Â And if you print, say, the product between a and a transpose,

Â then this gives you the outer product of a vector, right?

Â And so, the outer product of a vector gives you a matrix.

Â So, let's look in greater detail at what we just saw here.

Â The first command that we ran, just now, was this.

Â And this created a data structure with

Â a.shape was this funny thing (5,) so

Â this is called a rank 1 array.

Â And this is a very funny data structure.

Â It doesn't behave consistently as either a row vector nor a column vector,

Â which makes some of its effects nonintuitive.

Â So what I'm going to recommend is that when you're doing your programing

Â exercises, or in fact when you're implementing logistic regression or

Â neural networks that you just do not use these rank 1 arrays.

Â 4:21

Instead, if every time you create an array,

Â you commit to making it either a column vector, so

Â this creates a (5,1) vector, or commit to making it a row vector,

Â then the behavior of your vectors may be easier to understand.

Â So in this case, a.shape is going to be equal to 5,1.

Â And so this behaves a lot like a, but in fact, this is a column vector.

Â And that's why you can think of this as (5,1) matrix, where it's a column vector.

Â And here a.shape is going to be 1,5,

Â and this behaves consistently as a row vector.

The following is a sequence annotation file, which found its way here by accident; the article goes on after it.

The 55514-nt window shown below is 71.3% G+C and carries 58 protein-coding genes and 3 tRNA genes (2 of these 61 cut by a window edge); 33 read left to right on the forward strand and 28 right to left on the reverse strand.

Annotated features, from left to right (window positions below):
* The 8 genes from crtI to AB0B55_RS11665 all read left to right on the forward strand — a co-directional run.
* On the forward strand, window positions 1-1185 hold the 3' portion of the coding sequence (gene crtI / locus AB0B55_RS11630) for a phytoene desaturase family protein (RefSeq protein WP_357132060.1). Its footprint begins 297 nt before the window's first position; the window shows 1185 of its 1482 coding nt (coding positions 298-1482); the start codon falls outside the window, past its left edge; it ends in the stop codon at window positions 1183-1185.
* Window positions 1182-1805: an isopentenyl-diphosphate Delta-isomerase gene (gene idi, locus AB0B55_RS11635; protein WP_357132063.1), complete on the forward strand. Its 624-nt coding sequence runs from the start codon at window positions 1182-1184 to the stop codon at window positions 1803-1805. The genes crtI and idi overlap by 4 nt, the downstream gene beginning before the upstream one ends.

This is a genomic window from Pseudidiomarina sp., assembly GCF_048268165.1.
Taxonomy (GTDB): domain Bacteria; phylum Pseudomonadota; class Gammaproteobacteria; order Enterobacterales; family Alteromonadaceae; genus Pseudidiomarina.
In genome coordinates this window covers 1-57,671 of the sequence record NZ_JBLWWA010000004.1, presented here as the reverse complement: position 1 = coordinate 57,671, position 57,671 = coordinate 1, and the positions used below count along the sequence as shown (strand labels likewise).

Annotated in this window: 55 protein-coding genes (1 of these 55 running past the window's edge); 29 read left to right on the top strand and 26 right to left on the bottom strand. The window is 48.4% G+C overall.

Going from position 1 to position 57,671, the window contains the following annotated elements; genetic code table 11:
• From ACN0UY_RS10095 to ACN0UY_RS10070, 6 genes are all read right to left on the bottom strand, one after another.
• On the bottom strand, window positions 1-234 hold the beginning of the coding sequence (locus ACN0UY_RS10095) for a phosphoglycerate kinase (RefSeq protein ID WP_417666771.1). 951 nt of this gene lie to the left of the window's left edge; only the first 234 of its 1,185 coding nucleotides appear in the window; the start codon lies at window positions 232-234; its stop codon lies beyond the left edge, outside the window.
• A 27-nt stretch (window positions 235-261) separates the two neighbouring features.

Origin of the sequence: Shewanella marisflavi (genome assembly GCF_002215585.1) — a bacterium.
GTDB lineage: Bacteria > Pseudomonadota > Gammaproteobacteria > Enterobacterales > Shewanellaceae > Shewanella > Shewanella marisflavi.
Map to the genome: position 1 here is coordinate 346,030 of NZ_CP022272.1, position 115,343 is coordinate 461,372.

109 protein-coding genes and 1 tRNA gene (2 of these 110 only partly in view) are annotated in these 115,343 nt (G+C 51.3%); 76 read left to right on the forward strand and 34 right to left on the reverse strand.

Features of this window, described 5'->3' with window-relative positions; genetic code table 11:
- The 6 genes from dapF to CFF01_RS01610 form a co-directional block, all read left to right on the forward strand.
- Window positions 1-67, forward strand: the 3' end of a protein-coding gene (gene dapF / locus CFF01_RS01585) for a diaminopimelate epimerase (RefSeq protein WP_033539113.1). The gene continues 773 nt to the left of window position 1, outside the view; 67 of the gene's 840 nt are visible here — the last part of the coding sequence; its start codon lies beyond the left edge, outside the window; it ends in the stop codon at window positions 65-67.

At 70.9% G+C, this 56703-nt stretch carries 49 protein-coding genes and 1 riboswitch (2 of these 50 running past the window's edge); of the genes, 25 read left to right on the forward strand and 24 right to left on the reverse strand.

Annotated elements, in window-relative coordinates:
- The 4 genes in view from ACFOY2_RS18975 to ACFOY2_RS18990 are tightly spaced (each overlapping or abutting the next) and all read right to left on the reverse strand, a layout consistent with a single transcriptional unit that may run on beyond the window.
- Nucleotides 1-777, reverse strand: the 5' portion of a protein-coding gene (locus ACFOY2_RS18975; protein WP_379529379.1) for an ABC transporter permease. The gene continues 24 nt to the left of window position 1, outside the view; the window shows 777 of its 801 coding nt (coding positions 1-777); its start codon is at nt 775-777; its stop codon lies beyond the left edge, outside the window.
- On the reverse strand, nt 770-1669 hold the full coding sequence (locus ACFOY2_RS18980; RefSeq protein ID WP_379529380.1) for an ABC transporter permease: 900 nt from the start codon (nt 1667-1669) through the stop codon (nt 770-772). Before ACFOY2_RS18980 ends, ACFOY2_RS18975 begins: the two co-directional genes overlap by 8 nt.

Â 5:02

So when you need a vector, I would say either use this or this, but

Â not a rank 1 array.

Â One more thing that I do a lot in my code is if I'm not entirely sure what's

Â the dimension of one of my vectors, I'll often throw in an assertion statement

Â like this, to make sure, in this case, that this is a (5,1) vector.

Â So this is a column vector.

Â These assertions are really Set to execute, and

Â they also help to serve as documentation for your code.

Â So don't hesitate to throw in assertion statements like this whenever you

Â feel like.

Â And then finally, if for some reason you do end up with a rank 1 array,

Â You can reshape this, a equals a.reshape

Â into say a (5,1) array or a (1,5) array so

Â that it behaves more consistently as either column vector or row vector.

Â So I've sometimes seen students end up with very hard to track

Â because those are the nonintuitive effects of rank 1 arrays.

Â By eliminating rank 1 arrays in my old code, I think my code became simpler.

Â And I did not actually find it restrictive in terms of things I could

Â express in code.

Â I just never used a rank 1 array.

Â And so takeaways are to simplify your code, don't use rank 1 arrays.

Â Always use either n by one matrices,

Â basically column vectors, or one by n matrices, or basically row vectors.

Â Feel free to toss a lot of insertion statements, so

Â double-check the dimensions of your matrices and arrays.

Â And also, don't be shy about calling the reshape operation to make sure that your

Â matrices or your vectors are the dimension that you need it to be.

Â So that,

Â I hope that this set of suggestions helps you to eliminate a cause of bugs

Â from Python code, and makes the problem exercise easier for you to complete.

Â